Laureate Tjalling Koopmans took time to describe the climate problem
and Nordhaus’ efforts in his own Nobel banquet toast at the time.1
After Nordhaus’ pioneering introduction in 1977, it would be years before
other scholars began to study carbon taxes, and the term did not even
appear again in the American Economic Review until 1991. Today, carbon
pricing policies have been adopted by an estimated 46 countries and
24 subnational jurisdictions around the world (World Bank, 2018). As
early as 1980, Nordhaus developed the first climate–economy optimizing
integrated assessment model (IAM) by simultaneously incorporating the
economy’s greenhouse gas emissions, the carbon cycle, and a first
aggregate climate change damage function into an economic g rowth model.
Nordhaus (1980) introduced both a theoretical characterization and the
first ever numerical estimates of optimal climate policy based on an
integrated cost–benefit analysis. This fundamental innovation also came
years before such frameworks became more widely studied, and other
scholars built on Nordhaus’ estimates from the beginning.2The 1980s
saw significant advancements in scientific understanding of climate change
and its potential impacts, and Nordhaus served on the frontlines of early
syntheses of this work, for example, through his service on the National
Academy of Sciences’ Carbon Dioxide Assessment Committee. Building
on this growing knowledge, Nordhaus continued to refine his climate–
economy model (Nordhaus, 1991a), culminating in the introduction of
the Dynamic Integrated model of Climate and the Economy (DICE;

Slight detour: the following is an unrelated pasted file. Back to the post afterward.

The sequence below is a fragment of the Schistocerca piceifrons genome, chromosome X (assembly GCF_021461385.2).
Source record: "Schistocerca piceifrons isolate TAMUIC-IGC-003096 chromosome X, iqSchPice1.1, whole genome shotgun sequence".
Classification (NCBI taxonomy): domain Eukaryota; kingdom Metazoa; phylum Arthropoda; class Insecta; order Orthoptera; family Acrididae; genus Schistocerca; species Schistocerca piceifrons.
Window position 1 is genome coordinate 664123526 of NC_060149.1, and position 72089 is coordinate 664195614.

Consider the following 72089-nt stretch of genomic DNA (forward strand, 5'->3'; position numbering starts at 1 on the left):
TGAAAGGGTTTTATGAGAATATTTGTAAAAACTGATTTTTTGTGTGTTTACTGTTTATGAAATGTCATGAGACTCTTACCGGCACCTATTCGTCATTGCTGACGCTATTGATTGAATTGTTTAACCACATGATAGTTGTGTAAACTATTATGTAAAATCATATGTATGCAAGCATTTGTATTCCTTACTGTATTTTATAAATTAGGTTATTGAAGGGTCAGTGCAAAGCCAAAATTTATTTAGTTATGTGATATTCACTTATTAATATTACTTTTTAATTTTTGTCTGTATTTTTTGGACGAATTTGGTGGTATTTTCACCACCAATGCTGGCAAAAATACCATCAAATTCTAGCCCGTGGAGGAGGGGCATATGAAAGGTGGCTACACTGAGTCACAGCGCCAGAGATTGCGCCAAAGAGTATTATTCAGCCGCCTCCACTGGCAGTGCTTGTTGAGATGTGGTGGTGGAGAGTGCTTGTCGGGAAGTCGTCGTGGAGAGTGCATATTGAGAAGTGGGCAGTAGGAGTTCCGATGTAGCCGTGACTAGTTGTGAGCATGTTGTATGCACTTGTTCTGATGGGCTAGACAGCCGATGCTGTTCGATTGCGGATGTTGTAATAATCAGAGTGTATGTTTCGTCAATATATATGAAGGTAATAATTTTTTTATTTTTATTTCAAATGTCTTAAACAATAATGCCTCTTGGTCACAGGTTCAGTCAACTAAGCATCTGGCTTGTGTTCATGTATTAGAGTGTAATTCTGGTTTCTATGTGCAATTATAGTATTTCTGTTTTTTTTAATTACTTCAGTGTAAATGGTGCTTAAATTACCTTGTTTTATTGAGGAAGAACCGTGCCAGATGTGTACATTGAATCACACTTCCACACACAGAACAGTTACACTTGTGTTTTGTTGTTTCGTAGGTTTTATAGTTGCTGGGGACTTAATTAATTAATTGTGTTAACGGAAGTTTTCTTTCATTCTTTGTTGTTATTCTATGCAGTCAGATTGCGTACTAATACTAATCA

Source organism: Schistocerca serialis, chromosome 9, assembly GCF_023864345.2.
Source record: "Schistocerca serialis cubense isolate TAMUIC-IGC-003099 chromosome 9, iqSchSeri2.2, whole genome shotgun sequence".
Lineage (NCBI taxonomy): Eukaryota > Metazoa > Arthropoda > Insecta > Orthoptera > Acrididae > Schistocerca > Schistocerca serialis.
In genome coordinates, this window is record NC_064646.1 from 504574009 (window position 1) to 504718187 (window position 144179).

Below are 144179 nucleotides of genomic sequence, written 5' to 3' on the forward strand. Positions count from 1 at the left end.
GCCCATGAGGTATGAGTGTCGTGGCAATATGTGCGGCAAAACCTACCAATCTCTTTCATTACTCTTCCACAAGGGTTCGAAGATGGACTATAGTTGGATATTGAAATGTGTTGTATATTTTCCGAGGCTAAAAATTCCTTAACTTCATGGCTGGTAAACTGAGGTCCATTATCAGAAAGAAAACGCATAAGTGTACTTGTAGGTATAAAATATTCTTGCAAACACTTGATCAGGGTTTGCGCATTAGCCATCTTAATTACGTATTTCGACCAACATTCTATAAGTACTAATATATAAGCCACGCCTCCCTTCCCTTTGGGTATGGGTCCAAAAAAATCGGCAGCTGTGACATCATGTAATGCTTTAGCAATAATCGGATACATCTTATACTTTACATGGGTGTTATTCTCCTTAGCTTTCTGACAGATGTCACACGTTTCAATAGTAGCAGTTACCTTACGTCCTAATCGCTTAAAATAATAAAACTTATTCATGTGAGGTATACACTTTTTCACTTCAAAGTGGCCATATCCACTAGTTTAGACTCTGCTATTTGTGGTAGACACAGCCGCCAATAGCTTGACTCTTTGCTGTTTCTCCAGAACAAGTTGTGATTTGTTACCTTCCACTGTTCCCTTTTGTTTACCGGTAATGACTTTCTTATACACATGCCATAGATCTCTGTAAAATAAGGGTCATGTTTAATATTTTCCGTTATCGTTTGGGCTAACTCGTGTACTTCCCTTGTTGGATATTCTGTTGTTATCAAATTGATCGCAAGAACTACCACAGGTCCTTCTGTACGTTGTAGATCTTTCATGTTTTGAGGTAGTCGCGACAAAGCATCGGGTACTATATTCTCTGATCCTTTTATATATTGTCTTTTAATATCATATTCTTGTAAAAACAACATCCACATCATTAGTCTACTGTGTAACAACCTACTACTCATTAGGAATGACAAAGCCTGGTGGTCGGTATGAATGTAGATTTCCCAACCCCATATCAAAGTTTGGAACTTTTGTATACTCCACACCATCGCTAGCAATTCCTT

Nordhaus, 1992, 1993a,b, 1994a). Since its inception, DICE has served
as a conceptual and modeling foundation for climate change economics
and its policy applications. DICE is an unequivocal benchmark of the
literature. Because of the model’s transparency and Nordhaus’ persistent
efforts to make its code accessible and understandable to all, countless
scholars have stood on the shoulders of DICE and its multi-regional
variant RICE (Nordhaus and Yang, 1996; Nordhaus and Boyer, 2000) to
analyze the climate implications of everything from scientific uncertainty
to international technology spillovers. In the policy realm, DICE is
one of three models that have been used by the US government to
value the social cost of carbon (SCC; Greenstone et al., 2013). These
1Koopmans received the prize jointly with Soviet scholar Leonid Kantorovich for their
“contributions to the theory of optimum allocation of resources” (see https://www.nobelprize.
org/prizes/economic-sciences/1975/koopmans/speech/).
2For example,Peck and Teisberg (1992) used the damage estimates in Nordhaus (1991a) to build
another early optimizing integrated assessment model.
C
2019 The Author.The Scandinavian Journal of Economics published by John Wiley & Sons Ltd on behalf of F¨oreningen
or utgivande avthe SJE /The editors of The Scandinavian Journal of Economics.
886 The Nobel Memorial Prize for William D. Nordhaus